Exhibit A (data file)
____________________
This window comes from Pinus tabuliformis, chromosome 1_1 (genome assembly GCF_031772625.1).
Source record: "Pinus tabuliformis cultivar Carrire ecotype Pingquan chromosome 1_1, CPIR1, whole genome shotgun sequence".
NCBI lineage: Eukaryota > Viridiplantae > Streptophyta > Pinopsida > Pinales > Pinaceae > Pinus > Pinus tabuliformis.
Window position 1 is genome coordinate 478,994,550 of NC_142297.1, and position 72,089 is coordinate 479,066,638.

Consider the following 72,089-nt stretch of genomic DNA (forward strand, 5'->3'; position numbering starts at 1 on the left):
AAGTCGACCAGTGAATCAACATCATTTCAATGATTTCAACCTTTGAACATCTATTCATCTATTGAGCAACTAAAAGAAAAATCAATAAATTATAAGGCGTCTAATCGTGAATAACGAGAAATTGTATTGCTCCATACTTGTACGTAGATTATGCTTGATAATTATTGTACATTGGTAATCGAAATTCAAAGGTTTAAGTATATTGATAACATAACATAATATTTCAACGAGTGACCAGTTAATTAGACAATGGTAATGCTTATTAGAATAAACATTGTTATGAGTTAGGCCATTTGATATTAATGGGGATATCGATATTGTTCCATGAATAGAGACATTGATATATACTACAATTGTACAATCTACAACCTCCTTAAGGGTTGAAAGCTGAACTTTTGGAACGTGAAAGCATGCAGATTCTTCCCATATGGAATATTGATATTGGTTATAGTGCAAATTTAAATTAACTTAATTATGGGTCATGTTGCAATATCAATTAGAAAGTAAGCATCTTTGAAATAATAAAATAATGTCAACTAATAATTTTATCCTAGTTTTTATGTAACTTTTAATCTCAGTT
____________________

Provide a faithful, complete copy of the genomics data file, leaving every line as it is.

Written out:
This window comes from Pinus tabuliformis, chromosome 1_1 (genome assembly GCF_031772625.1).
Source record: "Pinus tabuliformis cultivar Carrire ecotype Pingquan chromosome 1_1, CPIR1, whole genome shotgun sequence".
NCBI lineage: Eukaryota > Viridiplantae > Streptophyta > Pinopsida > Pinales > Pinaceae > Pinus > Pinus tabuliformis.
Window position 1 is genome coordinate 478,994,550 of NC_142297.1, and position 72,089 is coordinate 479,066,638.

Consider the following 72,089-nt stretch of genomic DNA (forward strand, 5'->3'; position numbering starts at 1 on the left):
AAGTCGACCAGTGAATCAACATCATTTCAATGATTTCAACCTTTGAACATCTATTCATCTATTGAGCAACTAAAAGAAAAATCAATAAATTATAAGGCGTCTAATCGTGAATAACGAGAAATTGTATTGCTCCATACTTGTACGTAGATTATGCTTGATAATTATTGTACATTGGTAATCGAAATTCAAAGGTTTAAGTATATTGATAACATAACATAATATTTCAACGAGTGACCAGTTAATTAGACAATGGTAATGCTTATTAGAATAAACATTGTTATGAGTTAGGCCATTTGATATTAATGGGGATATCGATATTGTTCCATGAATAGAGACATTGATATATACTACAATTGTACAATCTACAACCTCCTTAAGGGTTGAAAGCTGAACTTTTGGAACGTGAAAGCATGCAGATTCTTCCCATATGGAATATTGATATTGGTTATAGTGCAAATTTAAATTAACTTAATTATGGGTCATGTTGCAATATCAATTAGAAAGTAAGCATCTTTGAAATAATAAAATAATGTCAACTAATAATTTTATCCTAGTTTTTATGTAACTTTTAATCTCAGTT